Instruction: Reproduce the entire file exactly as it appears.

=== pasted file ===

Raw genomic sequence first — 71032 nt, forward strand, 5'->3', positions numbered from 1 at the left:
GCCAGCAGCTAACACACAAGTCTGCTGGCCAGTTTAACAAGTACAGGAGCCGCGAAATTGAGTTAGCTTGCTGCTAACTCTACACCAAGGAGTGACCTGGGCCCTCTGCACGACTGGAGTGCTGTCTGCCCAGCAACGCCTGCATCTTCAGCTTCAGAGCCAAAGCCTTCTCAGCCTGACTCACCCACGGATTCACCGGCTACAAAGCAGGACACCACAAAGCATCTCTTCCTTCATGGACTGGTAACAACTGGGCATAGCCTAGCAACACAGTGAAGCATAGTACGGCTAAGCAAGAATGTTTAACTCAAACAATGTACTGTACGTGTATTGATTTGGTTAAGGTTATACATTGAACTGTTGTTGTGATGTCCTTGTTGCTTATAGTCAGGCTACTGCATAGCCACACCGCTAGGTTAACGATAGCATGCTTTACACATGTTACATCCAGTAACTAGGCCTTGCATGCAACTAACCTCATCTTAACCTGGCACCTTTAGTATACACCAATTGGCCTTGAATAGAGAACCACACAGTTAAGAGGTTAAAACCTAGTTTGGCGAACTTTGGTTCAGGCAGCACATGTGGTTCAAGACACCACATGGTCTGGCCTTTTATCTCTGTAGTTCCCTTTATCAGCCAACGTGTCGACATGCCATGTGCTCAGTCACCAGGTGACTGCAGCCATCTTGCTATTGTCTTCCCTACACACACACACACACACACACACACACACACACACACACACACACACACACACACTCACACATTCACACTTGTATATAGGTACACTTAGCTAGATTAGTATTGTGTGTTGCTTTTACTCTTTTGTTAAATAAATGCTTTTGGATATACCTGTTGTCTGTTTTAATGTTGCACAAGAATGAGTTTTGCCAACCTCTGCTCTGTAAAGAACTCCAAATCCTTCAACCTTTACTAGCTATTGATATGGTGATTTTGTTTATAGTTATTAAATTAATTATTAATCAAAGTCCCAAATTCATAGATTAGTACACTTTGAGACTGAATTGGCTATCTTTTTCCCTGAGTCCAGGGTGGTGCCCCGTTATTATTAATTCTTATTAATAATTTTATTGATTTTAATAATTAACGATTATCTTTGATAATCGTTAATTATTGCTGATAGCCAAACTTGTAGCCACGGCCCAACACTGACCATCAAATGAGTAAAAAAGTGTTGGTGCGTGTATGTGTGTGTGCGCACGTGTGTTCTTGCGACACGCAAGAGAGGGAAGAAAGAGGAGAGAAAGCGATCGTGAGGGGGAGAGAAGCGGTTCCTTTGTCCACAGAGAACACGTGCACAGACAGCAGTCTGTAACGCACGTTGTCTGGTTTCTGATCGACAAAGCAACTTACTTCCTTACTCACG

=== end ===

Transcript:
Raw genomic sequence first — 71032 nt, forward strand, 5'->3', positions numbered from 1 at the left:
GCCAGCAGCTAACACACAAGTCTGCTGGCCAGTTTAACAAGTACAGGAGCCGCGAAATTGAGTTAGCTTGCTGCTAACTCTACACCAAGGAGTGACCTGGGCCCTCTGCACGACTGGAGTGCTGTCTGCCCAGCAACGCCTGCATCTTCAGCTTCAGAGCCAAAGCCTTCTCAGCCTGACTCACCCACGGATTCACCGGCTACAAAGCAGGACACCACAAAGCATCTCTTCCTTCATGGACTGGTAACAACTGGGCATAGCCTAGCAACACAGTGAAGCATAGTACGGCTAAGCAAGAATGTTTAACTCAAACAATGTACTGTACGTGTATTGATTTGGTTAAGGTTATACATTGAACTGTTGTTGTGATGTCCTTGTTGCTTATAGTCAGGCTACTGCATAGCCACACCGCTAGGTTAACGATAGCATGCTTTACACATGTTACATCCAGTAACTAGGCCTTGCATGCAACTAACCTCATCTTAACCTGGCACCTTTAGTATACACCAATTGGCCTTGAATAGAGAACCACACAGTTAAGAGGTTAAAACCTAGTTTGGCGAACTTTGGTTCAGGCAGCACATGTGGTTCAAGACACCACATGGTCTGGCCTTTTATCTCTGTAGTTCCCTTTATCAGCCAACGTGTCGACATGCCATGTGCTCAGTCACCAGGTGACTGCAGCCATCTTGCTATTGTCTTCCCTACACACACACACACACACACACACACACACACACACACACACACACACACACACACTCACACATTCACACTTGTATATAGGTACACTTAGCTAGATTAGTATTGTGTGTTGCTTTTACTCTTTTGTTAAATAAATGCTTTTGGATATACCTGTTGTCTGTTTTAATGTTGCACAAGAATGAGTTTTGCCAACCTCTGCTCTGTAAAGAACTCCAAATCCTTCAACCTTTACTAGCTATTGATATGGTGATTTTGTTTATAGTTATTAAATTAATTATTAATCAAAGTCCCAAATTCATAGATTAGTACACTTTGAGACTGAATTGGCTATCTTTTTCCCTGAGTCCAGGGTGGTGCCCCGTTATTATTAATTCTTATTAATAATTTTATTGATTTTAATAATTAACGATTATCTTTGATAATCGTTAATTATTGCTGATAGCCAAACTTGTAGCCACGGCCCAACACTGACCATCAAATGAGTAAAAAAGTGTTGGTGCGTGTATGTGTGTGTGCGCACGTGTGTTCTTGCGACACGCAAGAGAGGGAAGAAAGAGGAGAGAAAGCGATCGTGAGGGGGAGAGAAGCGGTTCCTTTGTCCACAGAGAACACGTGCACAGACAGCAGTCTGTAACGCACGTTGTCTGGTTTCTGATCGACAAAGCAACTTACTTCCTTACTCACG